After taking some time to regroup and develop different plans, the City Harbor development is gathering public feedback on its new iteration.
This project is a multi-family waterfront community that touts public lake access with a pedestrian promenade, a full-service restaurant, revitalizations of the Ithaca’s City golf clubhouse and, similar to the Carpenter Business Park development, a medical office building for Guthrie.
The development is the brainchild of local developers Jodi and Jessica Edger of Edger Enterprises, who bring decades of large-scale construction expertise. Edger Enterprises has partnered with T.G. Miller Engineers and Surveyors, HOLT Architects and Whitham Planning and Design to help work on the project. Elizabeth Ambrose, the founder and proprietor of Bridges Cornell Heights is a co-partner with the project has found that Ithaca has had a great deal of focus on developing near Cornell and Ithaca College, leaving the waterfront open for a development such as this one.
“One of the biggest things we’re doing is bringing access to the community through a promenade that we’re creating along the waterway, which is along the lines of something you’d see at Sunset Park,” Ambrose said. “It’s really a cool way that we can engage with the downtown core. Basically, what we’re trying to do, all these years, our focus has been on the hill, Cornell and the beautiful waterfalls, and the parks but what I think is the missing tooth in the smile when I think of Ithaca is our waterfront and I think that the city has reflected that in their new zoning codes that they’ve created.”
Many communities throughout the state are looking to their waterfronts for more development and creating a place to host vibrant community life such as the multi-million dollar Garvies Point development in Glen Cove, Long Island. Ambrose has noticed Ithaca’s waterfront is ripe for a development of this scale, hoping it will create another lively destination for native Ithacans and tourists alike. Ambrose detailed how the construction will play out once the development receives final approval from the Planning Board.
“Phase one is going to be the Point West and East buildings and that will be where the anchor restaurant and fitness center is,” Ambrose said. “Phase two would be where there are probably two other buildings of residential units. We have not determined whether phase two will be rental or for-sale units.”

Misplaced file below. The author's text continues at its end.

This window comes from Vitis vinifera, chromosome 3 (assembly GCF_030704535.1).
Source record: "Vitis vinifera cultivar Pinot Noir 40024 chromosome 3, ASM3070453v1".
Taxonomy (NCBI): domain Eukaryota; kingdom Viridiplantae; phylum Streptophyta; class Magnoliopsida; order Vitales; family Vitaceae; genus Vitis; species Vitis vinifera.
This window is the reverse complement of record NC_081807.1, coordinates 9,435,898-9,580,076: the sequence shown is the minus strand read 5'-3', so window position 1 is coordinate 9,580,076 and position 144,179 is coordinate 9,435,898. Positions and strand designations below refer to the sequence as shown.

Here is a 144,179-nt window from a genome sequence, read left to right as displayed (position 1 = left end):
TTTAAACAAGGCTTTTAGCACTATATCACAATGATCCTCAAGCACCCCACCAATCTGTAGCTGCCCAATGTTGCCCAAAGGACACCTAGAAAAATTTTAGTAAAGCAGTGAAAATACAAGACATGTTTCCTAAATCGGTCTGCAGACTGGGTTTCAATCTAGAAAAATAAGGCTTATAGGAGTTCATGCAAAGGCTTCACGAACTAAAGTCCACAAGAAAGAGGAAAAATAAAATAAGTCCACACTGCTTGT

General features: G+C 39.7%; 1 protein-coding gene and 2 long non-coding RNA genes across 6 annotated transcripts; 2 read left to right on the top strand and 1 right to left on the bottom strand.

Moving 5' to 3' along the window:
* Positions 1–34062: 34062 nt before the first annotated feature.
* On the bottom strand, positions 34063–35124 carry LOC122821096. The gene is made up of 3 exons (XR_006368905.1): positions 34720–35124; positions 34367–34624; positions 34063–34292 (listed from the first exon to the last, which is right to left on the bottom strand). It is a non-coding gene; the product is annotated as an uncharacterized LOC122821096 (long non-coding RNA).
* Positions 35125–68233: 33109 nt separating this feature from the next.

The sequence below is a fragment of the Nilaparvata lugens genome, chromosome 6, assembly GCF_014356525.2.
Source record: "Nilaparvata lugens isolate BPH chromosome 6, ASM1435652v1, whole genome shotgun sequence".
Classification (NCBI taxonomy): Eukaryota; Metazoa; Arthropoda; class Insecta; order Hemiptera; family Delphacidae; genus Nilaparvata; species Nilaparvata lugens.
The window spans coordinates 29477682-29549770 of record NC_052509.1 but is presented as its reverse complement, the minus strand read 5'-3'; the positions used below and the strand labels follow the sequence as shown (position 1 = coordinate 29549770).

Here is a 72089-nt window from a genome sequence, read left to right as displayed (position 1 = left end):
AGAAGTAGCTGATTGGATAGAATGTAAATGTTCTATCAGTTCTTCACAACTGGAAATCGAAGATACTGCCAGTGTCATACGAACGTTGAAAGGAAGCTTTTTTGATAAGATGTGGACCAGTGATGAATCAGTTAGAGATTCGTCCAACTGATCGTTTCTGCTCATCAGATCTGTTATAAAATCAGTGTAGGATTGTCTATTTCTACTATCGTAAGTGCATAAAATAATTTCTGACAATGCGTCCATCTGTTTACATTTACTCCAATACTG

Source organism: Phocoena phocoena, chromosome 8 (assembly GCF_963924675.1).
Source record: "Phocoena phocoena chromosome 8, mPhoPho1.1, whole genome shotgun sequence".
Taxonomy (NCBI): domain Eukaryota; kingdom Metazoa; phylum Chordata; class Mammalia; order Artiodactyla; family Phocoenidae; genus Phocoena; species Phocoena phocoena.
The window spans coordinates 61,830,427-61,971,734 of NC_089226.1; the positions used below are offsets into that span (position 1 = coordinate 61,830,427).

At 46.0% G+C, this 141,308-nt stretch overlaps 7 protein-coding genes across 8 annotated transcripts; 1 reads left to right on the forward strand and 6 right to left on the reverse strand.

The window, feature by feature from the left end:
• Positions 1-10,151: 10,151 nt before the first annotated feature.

Guthrie will also have a three-story medical office building that won’t be quite as large as the Cayuga Medical Center building at Carpenter Business Park. The project has been on hiatus for some time and is now working its way back through the Planning Board’s process. Ambrose spoke about what kept this from going forward years ago.
“There’s so many moving parts with a project this size,” Ambrose said. “ We have been looking at different design teams, I think it took us a while to really get feeling good about the aesthetic and the plan itself and finding the right fit of the design team. We put an RFP [Request for Proposal], a competition of sorts between a few different architects, which I think is great. We are infinitely committed to bringing this online as quickly as we can.”
City Harbor will include a promenade that links to the Waterfront Trail and gives residents of the community walkability options. As residents continue on the trail, towards the development, the promenade would act as more of a dismount, Ambrose said.
During the initial meeting with the Planning Board last week, some of the board’s concerns were about a large amount of parking the development would have. Though they were unable to comment on it at the time, the developers have a spectacular plan for reducing the use of cars around City Harbor. Developers have been in talks with both TCAT and Ithaca CarShare to ensure there are plenty of ways residents have easy access to public transportation. Ambrose spoke about the new plan to create a micro-fleet of CarShare cars at the ready. A test fleet will be established at Bridges Cornell Heights
“We are committing to doing an exclusive CarShare program with our residents,” Ambrose said. “We’ve been working with CarShare and we’re going to do a test pilot. It would be having the CarShare cars directly parked on our premises, right in our parking lot, for the exclusive use of the residents that live there at Bridges. We’re testing the concept, putting our toe in the water, so to speak with regards to actually having folks use carshare cars instead of their own and cutting down on the amount of traffic, cars, and emissions for our community at Bridges.”